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Pioneer Awards celebrates 20th anniversary with 2018 winners | The Network


In 1999, Cisco held its first Pioneer Awards—the premier recognition of engineering innovation at the company. As noted by Pioneer Program Manager, Mike Stewart, the celebration was a little different back then.

“If you look back at the photos from 1999, you will see then CEO John Chambers in a Cisco conference room with a few small teams of winners, enjoying dinner from one of our on-site cafeterias,” said Stewart. “The awards dinner event has grown quite a bit since.”

Innovation with proven impact is a big differentiator of the awards. Senior Technical Talent and Management review and evaluate the submissions, which have to include proof of positive impact. Impact can be anything from an increase in productivity, sales numbers, a major shift in the industry, or a trajectory to be a market leader in a given segment.  

“The Pioneer program is an official statement by Cisco that internal innovation is a core principle and highly valued within our company,” said Stewart.

Two decades of impact

This year, Cisco celebrates the 20th anniversary of the Pioneer Awards, and it’s a good time to reflect on two decades worth of industry-changing work.

In the first iteration of the awards, the team behind Voice over IP won—that’s the technology that delivers voice communications over the Internet. In the year 2000, the Catalyst 6K team won. This network switch was the most successful product in the networking industry, ever.

And the breakthrough tech continued. In 2006, DOCSIS Downstream Wideband Architecture won the Pioneer Award and created an international standard that changed the cable industry. 2011 brought us the Unified Computing System, or a new converged data center architecture. In 2016, Segment Routing allowed networks to scale in new ways in the face of digitization.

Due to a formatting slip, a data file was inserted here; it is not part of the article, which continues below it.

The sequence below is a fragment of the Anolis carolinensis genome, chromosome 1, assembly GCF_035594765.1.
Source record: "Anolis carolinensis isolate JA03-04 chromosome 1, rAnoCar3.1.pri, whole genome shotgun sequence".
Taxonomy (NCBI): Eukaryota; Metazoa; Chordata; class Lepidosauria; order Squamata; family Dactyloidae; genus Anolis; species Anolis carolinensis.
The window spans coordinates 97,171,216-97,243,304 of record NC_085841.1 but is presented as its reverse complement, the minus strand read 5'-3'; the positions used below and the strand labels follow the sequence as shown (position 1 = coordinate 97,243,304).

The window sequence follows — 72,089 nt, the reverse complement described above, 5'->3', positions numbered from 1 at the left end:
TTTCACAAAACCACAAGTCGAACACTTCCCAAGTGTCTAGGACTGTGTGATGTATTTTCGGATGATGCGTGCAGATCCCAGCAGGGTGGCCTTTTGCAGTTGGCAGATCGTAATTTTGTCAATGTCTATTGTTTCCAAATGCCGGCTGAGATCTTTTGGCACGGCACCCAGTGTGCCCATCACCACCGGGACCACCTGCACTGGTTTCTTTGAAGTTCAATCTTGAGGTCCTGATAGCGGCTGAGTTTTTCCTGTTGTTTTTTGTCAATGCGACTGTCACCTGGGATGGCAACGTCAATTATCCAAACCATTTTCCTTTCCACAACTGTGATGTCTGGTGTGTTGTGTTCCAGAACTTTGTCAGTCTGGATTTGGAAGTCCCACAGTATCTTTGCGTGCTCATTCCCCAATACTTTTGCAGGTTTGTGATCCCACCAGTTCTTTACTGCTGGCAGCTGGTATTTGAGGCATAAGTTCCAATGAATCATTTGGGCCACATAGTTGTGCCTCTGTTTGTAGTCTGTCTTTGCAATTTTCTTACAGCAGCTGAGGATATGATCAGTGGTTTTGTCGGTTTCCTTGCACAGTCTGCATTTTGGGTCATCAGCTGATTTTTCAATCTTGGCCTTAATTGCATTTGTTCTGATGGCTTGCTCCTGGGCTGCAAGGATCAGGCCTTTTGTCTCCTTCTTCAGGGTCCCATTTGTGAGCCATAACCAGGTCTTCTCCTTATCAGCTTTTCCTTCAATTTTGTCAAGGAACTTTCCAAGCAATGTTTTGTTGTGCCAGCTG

It’s likely that many in the industry recognize some of these giant networking accomplishments, and this year’s winners deservedly join this group.  Three awards were granted to five different teams, with one award focusing on the constellation of intent-based networking technologies.

This year’s winners

  • Intent-based networking constellation

            Catalyst 9K Product: Reinventing enterprise access and core switching

This product launched in June 2017 as part of Cisco’s new era of networking. This group of switches helps provide a unified architecture where new features can be deployed across different points. CEO Chuck Robbins has stated that this product is the fastest growing product in the 35-year history of the company.

            Polaris IOS-XE: Enterprise Network Operating System

This next-generation software stack helps unify software across Cisco’s networking products, like routing, switching, and wireless. It also aids the Cat9K in bringing Cisco’s new subscription based software model to the market.

            Software Defined Access for LAN, WAN, and Wireless